“So this is something we can use to perhaps look forward to and guess, in a sophisticated way, what the Fed is going to do.”
August 04, 2006
Where will we cut back?
With energy costs rising again this summer, N.C. State University economist Mike Walden explores those expenditures he thinks many households will have to cut back on to balance their budgets.
“I think this is really common sense. I mean, if you think about a household budget, people are not going to cut back on necessities. They are going to try to pay their mortgage, pay their light bill, certainly buy food,” says Dr. Walden, a professor in the College of Agriculture and Life Sciences. “And in terms of driving, they are still going to have to drive themselves to work, back and forth, school, other kinds of necessity driving tips.
“Instead what most households will do if they have to cut back, they are going to identify lower-priority items. And so if we think about the average household that’s probably going to mean:
· less eating out in restaurants;
· cutting back on entertainment –- going to the movies, for example;
· cutting back on shopping, casual shopping -– that is, where you go to the mall on the weekend and just buy things on sight.
What about vacations? “I think people will still take vacations this summer,” Walden says, “but they are probably not going to go as far. They maybe [will] cut out a day here or there in order to reduce the total costs.
“And so in terms of the places that are going to suffer I think we’ll see [less] activity at the malls, shopping centers and other retail outlets … this year than last year.”
August 03, 2006
Will higher gas prices hurt more this year?
With tensions heightened in the Middle East, gas prices are on the rise yet again. And it seems like a repeat of last summer. But N.C. State University economist Mike Walden says this year’s jump is likely to hurt more for two reasons.
Number one: very simply, we are starting from a higher level. We are about 30 to 40 cents higher in terms of the cost of a gallon of gasoline this year than we were at the same time last year. So we’re going up, but we’re going up from a higher base,” says Dr. Walden, a North Carolina Cooperative Extension specialist.
“But secondly, unlike last year when the economy was actually fairly robust and actually picking up steam, this year all signs –- I mean, all signs –- are pointing to a slow down in the economy, and this is really apart from gas prices,” he adds.
“It primarily has to do with higher interest rates -– and actually by design from the Federal Reserve, who wants to slow the economy down. So we don’t have that strong economic growth that we had last year to cushion the impact of higher gas prices.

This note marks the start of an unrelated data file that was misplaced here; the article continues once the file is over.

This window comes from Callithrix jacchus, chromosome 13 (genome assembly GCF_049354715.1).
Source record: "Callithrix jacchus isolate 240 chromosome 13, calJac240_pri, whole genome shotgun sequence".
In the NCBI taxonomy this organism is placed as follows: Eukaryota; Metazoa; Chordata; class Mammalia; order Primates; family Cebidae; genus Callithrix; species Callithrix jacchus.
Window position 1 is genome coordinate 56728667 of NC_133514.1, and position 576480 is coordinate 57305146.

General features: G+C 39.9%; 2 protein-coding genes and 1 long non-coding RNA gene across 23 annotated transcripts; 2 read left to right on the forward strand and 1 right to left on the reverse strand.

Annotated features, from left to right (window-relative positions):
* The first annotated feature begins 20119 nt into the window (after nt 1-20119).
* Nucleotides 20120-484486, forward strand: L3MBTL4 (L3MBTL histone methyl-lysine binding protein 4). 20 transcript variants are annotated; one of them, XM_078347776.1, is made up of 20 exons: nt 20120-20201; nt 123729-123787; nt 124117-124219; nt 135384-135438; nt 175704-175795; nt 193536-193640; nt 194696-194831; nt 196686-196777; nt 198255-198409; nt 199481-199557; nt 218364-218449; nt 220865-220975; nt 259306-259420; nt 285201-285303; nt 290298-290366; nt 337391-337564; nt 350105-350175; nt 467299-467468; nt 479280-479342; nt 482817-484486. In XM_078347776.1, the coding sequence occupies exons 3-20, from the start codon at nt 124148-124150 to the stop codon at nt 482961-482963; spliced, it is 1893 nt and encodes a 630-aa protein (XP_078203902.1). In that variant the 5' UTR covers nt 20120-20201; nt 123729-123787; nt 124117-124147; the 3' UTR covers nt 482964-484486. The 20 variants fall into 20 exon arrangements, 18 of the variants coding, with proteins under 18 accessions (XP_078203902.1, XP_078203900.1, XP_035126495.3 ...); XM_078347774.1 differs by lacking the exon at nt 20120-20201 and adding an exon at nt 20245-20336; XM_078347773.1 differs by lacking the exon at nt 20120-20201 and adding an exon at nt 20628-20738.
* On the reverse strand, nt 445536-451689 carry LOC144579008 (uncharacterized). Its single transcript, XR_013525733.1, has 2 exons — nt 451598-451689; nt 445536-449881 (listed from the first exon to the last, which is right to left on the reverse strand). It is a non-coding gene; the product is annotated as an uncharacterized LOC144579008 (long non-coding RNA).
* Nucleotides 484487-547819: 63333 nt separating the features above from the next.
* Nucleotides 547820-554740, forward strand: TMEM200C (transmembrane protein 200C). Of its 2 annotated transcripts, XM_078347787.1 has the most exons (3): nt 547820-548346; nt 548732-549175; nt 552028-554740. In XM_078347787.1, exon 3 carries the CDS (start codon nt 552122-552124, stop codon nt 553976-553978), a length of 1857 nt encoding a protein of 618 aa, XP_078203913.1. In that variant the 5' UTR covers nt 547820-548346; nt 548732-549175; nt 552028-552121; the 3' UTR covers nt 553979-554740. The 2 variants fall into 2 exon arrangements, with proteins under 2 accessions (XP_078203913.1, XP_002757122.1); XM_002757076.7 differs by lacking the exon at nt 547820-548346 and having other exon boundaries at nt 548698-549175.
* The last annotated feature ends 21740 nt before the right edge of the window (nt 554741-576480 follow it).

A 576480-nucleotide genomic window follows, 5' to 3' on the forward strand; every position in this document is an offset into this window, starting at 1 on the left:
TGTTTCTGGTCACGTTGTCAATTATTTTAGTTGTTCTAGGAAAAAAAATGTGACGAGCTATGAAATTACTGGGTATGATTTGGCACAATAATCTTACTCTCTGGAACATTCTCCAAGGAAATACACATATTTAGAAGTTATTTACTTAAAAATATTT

“So I think those higher prices could be more dangerous economically speaking this year than last year.”
August 02, 2006
The future of technology
Information technology was a big economic driver in the 1990s. Then came the crash of the tech industry. N.C. State University economist Mike Walden takes a look at where North Carolina’s tech sector stands today.
“At its height … the tech sector –- when we say ‘the tech sector,’ we mean the hardware side of producing, for example, computers as well as the software side that’s designing and writing programs,” says Dr. Walden, a professor in the Department of Agricultural and Resource Economics.
“At its height, it employed 85,000 people in North Carolina. Now we lost a fair number of those – about a third – due to the tech crash. And today we are about at 65,000 – there’s really not been much gain since the year 2000,” he adds.
“On the other hand, production is back: You’ll see that companies like IBM and others are selling more, but employment has not come back. So I think the companies are trying to be leaner and meaner. And they are very much concerned about the future, so they don’t want to hire and then have to fire people down the road.
“And the expectation is -- at least here in the United States -- there is going to be more growth in the tech sector on the software side (in application and management of software) and less so on the manufacturing of the actual computer.”
August 01, 2006
Cost of public services
The cost of government services is always a concern in local areas, and Dr. Mike Walden says that population density is a key factor in how expensive those services are.
"It’s really mostly related to density. And what we find is that if you are in a rural area where you don’t have many people per square mile, the cost of public services is rather high," says Walden, a professor of agricultural and resource economics at N.C. State University.
"Then if you move to an area where the density has increased a little bit, those governments there are able to employ more economies of scale, and the cost of public services will go down.
"But then as you move up the ladder of density and you get into some really high dense areas -- in North Carolina, that might be in some areas like in Raleigh and Charlotte; certainly nationally in areas like New York City, Philadelphia, et cetera -- then we see the costs go back up.
"So you kind of have this U-shape where you get very high costs of public services in low-dense and very high-dense areas, and you get the lowest cost of public services kind of in the middle-size cities.
"And this is an issue that government people have to face all across the country," Walden concludes. "It does cause some issues, especially in fast-growing areas."